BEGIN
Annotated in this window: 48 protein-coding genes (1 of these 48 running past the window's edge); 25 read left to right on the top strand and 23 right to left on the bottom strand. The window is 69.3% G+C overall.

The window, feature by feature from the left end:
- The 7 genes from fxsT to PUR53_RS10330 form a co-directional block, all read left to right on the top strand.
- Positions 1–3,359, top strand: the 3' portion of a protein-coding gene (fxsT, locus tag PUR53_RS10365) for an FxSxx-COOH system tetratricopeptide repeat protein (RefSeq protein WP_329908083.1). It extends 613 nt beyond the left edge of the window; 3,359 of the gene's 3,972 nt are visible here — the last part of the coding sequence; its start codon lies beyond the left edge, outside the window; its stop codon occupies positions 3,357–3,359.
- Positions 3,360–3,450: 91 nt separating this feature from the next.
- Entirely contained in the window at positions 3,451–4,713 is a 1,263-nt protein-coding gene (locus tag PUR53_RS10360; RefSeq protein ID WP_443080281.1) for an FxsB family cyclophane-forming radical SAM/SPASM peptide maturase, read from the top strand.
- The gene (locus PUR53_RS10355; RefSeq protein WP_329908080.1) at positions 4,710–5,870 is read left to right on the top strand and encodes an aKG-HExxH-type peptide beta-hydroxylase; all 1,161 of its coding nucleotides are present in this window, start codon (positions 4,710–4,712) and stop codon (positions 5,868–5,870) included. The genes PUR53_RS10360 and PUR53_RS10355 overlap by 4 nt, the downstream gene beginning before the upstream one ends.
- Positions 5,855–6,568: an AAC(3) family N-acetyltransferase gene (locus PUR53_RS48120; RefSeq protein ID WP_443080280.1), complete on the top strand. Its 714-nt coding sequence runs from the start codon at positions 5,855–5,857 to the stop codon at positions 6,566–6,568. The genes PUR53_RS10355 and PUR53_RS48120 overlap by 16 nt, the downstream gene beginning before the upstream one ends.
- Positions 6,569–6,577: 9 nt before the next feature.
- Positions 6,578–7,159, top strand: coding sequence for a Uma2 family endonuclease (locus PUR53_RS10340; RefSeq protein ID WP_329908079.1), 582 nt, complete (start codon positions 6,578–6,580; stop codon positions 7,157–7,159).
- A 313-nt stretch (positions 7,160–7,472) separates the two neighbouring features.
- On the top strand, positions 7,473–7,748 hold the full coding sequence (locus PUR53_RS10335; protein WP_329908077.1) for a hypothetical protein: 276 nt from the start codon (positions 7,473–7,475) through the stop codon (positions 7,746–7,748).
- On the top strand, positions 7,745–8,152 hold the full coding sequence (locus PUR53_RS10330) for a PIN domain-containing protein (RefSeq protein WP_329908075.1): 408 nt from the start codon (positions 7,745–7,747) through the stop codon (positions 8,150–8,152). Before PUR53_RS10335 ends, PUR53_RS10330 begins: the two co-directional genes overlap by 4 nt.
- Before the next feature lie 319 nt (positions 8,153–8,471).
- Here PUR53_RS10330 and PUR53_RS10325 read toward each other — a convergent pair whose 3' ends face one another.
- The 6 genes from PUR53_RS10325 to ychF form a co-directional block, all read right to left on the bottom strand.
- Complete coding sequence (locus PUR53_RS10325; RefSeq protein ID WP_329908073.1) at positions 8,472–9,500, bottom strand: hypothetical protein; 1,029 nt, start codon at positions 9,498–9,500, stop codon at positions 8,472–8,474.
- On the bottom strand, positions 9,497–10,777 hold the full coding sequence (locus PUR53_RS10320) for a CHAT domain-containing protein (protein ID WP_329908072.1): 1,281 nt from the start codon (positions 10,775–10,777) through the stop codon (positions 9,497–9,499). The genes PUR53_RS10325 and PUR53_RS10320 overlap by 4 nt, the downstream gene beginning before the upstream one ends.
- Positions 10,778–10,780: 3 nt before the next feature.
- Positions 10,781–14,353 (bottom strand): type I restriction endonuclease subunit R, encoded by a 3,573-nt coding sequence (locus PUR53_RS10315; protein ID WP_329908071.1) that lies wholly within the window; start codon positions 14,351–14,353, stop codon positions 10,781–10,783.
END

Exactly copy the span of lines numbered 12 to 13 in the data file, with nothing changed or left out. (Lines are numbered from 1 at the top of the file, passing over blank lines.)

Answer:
- On the top strand, positions 7,473–7,748 hold the full coding sequence (locus PUR53_RS10335; protein WP_329908077.1) for a hypothetical protein: 276 nt from the start codon (positions 7,473–7,475) through the stop codon (positions 7,746–7,748).
- On the top strand, positions 7,745–8,152 hold the full coding sequence (locus PUR53_RS10330) for a PIN domain-containing protein (RefSeq protein WP_329908075.1): 408 nt from the start codon (positions 7,745–7,747) through the stop codon (positions 8,150–8,152). Before PUR53_RS10335 ends, PUR53_RS10330 begins: the two co-directional genes overlap by 4 nt.